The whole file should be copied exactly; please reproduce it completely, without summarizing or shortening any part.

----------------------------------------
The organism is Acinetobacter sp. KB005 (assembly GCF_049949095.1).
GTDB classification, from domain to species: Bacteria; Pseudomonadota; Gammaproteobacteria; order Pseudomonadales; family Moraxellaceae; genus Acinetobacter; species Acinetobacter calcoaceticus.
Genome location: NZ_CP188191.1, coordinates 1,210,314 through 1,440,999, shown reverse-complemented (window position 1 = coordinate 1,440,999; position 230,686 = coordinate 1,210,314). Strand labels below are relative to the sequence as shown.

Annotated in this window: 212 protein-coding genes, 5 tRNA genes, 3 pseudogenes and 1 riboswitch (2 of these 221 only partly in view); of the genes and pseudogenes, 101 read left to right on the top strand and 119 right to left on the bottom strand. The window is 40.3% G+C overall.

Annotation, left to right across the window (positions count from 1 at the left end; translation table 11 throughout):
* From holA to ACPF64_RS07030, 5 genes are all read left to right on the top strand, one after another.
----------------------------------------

The organism is Acinetobacter sp. KB005 (assembly GCF_049949095.1).
GTDB classification, from domain to species: Bacteria; Pseudomonadota; Gammaproteobacteria; order Pseudomonadales; family Moraxellaceae; genus Acinetobacter; species Acinetobacter calcoaceticus.
Genome location: NZ_CP188191.1, coordinates 1,210,314 through 1,440,999, shown reverse-complemented (window position 1 = coordinate 1,440,999; position 230,686 = coordinate 1,210,314). Strand labels below are relative to the sequence as shown.

Annotated in this window: 212 protein-coding genes, 5 tRNA genes, 3 pseudogenes and 1 riboswitch (2 of these 221 only partly in view); of the genes and pseudogenes, 101 read left to right on the top strand and 119 right to left on the bottom strand. The window is 40.3% G+C overall.

Annotation, left to right across the window (positions count from 1 at the left end; translation table 11 throughout):
* From holA to ACPF64_RS07030, 5 genes are all read left to right on the top strand, one after another.